pistils whilst in growth stage

Discussion in 'Marijuana Growing Techniques' started by tol, Dec 28, 2004.

  1. tol

    tol Member

    Hi has any one got any ideas why I may be getting pistils on my plants whilst they are still under 18 hours of light I have recently grown from seed some white russian (first grow) when I grew them they started to show sex whilst on 18hrs. I have now got a mother WR and an ultimate indica mother on 18hrs in a wardrobe under floresent lights they have been growing for some time 6 - 8 weeks and are now showing signs of flowers. Could the type of tubes cause them to flower ? :confused:
  2. WeeDMaN

    WeeDMaN a pothead

    Ive never even heard of that happening...right on dude ur growing it right I assume.
  3. You have what are called "Auto flowering" Strains. This is a good thing, your plants are telling you what they need right when they need it. I wish I could get that Phenotype/Genetics on all my strains. I have a Blueberry from DJ Short that does it. Always has, They like to show after about 3 weeks of vegg growth on 18/6. Even on clones. You got a good thing going friend, run with it. Just for the recoed, I vegg on 18/8 with a 400 Watt Metal Halide and still get the same auto flowering, SO i doubt the plants are lacking light on your tubes... But, it is still a possibilaty. Geck? Mean, Oregon Med? Whats your input guys???
  4. GuySmiley

    GuySmiley Member

    It's not autoflowering in all reality. Ruderalis strains are the only true autoflowering strains. They show sings of sex almost from the beginning, usually around the 2nd week of vegging, that's why the Lowryder strain is so popular. 18/6 is the best pattern for vegging due to the fact that it allows a time for the plant to rest which creates better root growth. Without a rest period each day, the plants do not correctly redistribute nutriets to the rest of the plant. The sun does go down, correct?

    If they start to show female pistils before their 3rd to 4th week of vegging, that maybe considered autoflowering, but I have been vegging on the 18/6 photoperiod for quite sometime and found it to be much better for the plants growth then the 24/7 photoperiod.

    Most indica varieties will show preflowers around thier 4th week of vegging, this is totally normal. This means that the plant is mature enough to handle being placed into flowering. It is good that you let them veg longer because you will see a larger yeild. I usually let my plants veg for 6-7 weeks regardless of what time they show sex. Vegging anymore than 8 weeks for an indica starin is useless and may cause hermies. Sativa strains usually veg longer and have to have flowering induced due to the long flowering times.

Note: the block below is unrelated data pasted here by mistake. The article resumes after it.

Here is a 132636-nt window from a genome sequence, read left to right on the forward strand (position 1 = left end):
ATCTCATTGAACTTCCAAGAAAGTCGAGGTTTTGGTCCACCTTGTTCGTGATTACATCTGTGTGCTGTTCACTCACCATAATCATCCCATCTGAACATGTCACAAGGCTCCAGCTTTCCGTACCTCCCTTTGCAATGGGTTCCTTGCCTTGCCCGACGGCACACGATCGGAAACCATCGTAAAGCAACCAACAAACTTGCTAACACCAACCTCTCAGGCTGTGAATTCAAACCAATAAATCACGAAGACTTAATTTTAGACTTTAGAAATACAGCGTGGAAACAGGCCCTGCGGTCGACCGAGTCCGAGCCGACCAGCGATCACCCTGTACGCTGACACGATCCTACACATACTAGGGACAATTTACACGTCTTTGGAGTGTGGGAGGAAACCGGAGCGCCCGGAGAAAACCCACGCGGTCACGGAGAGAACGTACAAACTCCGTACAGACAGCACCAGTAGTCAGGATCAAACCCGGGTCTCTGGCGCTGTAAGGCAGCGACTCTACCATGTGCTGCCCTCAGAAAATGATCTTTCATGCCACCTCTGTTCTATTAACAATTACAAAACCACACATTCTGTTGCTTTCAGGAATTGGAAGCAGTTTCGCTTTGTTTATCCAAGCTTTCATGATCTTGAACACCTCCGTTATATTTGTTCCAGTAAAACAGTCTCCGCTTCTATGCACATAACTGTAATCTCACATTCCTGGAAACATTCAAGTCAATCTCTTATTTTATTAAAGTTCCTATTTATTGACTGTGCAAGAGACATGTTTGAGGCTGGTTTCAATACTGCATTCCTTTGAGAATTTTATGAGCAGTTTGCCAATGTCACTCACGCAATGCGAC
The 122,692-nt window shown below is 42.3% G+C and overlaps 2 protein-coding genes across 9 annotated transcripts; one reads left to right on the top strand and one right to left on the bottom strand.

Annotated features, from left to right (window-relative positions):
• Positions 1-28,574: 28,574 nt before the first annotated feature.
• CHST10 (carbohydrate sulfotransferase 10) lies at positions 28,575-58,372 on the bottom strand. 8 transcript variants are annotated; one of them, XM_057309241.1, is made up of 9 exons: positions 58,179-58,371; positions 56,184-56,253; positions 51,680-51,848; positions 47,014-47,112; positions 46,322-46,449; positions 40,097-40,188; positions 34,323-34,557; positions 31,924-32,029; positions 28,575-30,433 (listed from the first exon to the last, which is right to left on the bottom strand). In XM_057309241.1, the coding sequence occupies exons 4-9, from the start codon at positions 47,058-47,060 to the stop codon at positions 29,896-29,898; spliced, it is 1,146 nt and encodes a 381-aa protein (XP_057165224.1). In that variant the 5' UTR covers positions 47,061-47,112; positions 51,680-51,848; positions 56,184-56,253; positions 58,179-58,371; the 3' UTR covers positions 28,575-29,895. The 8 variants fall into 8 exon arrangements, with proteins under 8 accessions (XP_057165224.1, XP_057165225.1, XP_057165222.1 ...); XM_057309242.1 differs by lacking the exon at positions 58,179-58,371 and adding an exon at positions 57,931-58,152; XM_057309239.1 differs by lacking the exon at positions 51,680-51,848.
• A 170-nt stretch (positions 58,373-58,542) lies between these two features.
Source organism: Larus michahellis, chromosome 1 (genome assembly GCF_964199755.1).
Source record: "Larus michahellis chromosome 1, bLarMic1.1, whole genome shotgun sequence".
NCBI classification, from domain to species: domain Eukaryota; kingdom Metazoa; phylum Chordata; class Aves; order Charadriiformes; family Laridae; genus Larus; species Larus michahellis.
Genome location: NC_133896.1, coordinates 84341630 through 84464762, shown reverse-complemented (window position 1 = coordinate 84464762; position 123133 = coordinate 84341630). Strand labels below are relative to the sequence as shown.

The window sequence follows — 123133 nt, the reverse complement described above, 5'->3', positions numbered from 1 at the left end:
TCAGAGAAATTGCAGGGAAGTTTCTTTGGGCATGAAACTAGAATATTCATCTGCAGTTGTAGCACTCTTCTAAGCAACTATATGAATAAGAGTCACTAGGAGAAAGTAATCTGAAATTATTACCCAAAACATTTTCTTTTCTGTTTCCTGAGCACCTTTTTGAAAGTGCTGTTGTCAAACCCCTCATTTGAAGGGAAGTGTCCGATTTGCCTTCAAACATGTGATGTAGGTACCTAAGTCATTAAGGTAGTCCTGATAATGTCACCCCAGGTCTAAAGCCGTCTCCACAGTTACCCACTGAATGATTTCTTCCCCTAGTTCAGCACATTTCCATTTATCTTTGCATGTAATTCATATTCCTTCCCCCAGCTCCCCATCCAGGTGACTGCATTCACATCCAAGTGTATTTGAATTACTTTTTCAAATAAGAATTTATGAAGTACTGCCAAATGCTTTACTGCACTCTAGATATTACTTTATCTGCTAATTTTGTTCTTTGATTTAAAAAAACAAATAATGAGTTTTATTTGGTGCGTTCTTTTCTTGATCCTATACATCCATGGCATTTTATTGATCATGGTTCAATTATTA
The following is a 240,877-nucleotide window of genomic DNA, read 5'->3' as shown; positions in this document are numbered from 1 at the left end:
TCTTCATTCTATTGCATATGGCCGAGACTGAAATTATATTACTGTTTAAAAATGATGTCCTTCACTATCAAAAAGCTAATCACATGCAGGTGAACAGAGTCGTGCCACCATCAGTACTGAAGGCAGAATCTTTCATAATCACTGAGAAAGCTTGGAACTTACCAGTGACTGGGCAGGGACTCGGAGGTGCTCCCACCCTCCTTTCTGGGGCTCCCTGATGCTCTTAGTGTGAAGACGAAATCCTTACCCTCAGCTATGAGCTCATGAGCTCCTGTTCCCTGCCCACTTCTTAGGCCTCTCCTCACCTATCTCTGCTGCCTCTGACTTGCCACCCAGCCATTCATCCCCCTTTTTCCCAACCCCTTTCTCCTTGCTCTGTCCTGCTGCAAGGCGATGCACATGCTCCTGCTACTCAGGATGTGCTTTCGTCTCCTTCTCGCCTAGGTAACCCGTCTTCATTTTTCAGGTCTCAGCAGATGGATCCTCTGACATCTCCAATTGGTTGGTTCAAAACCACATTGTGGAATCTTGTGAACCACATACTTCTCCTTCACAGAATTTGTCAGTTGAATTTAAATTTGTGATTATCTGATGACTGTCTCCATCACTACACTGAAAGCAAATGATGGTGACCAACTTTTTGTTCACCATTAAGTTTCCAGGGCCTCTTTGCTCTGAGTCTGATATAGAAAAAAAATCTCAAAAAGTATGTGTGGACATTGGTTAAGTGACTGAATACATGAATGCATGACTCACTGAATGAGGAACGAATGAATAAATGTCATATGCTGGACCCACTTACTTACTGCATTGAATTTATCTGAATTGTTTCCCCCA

5. -My mom preflowered at 5 weeks or so. -That was about 2 years ago and she's still doin it. -No problem. -As Med said, -it just means you dont have to force flowering or clone for sex -and as GuyS. said, it just means theyr ready to go. -Good deal Man :) !
  6. tol

    tol Member

    cheers guys thanks for the info I thought I was doing something wrong. Does any one know if it alters the ability for cuttings to take as I have read it is harder to clone flowering plants?
  7. WayfaringStranger

    WayfaringStranger Corporate Slave #34

    you dont want to clone flowering plants. i usually let them flower and then try to re vegitrate them after harvest and take my cuttings once they grow. i would say its not unusual to see flowers if your vegging them under lights for longer than 6 weeks. im not expert though, i trust my intuitive aproach too much to get educated.
  8. GuySmiley

    GuySmiley Member

    It is afe to take clones up until the beginning of the 2nd week of flowering. Don't take clippings after the beginning of week 2 of flowering. Revegging a flowered plant can lead to many hermies.
  9. meangreen

    meangreen Senior Member

    One thing to keep in mind with non-typical auto flower plants is if auto flower genes are not known to be present in, typically they are or become males more often then not.Pre-flowers can and do deceive one as to a specific sex at the first stages of primordia.
  10. tiedye0420

    tiedye0420 Member

    Hey Gotta Agree with Meangreen All the way on that one. If it is just preflowers, that is not considered autoflowering, just pre-flowers man. Got one of my new crosses that will show preflowers at 3 weeks old from seed. ABSOLUTELY no ruderalis genes in my pools either.

    Been offline so long dont know where to start.
    Gonna have to make a thread i guess.
    Hello everyone..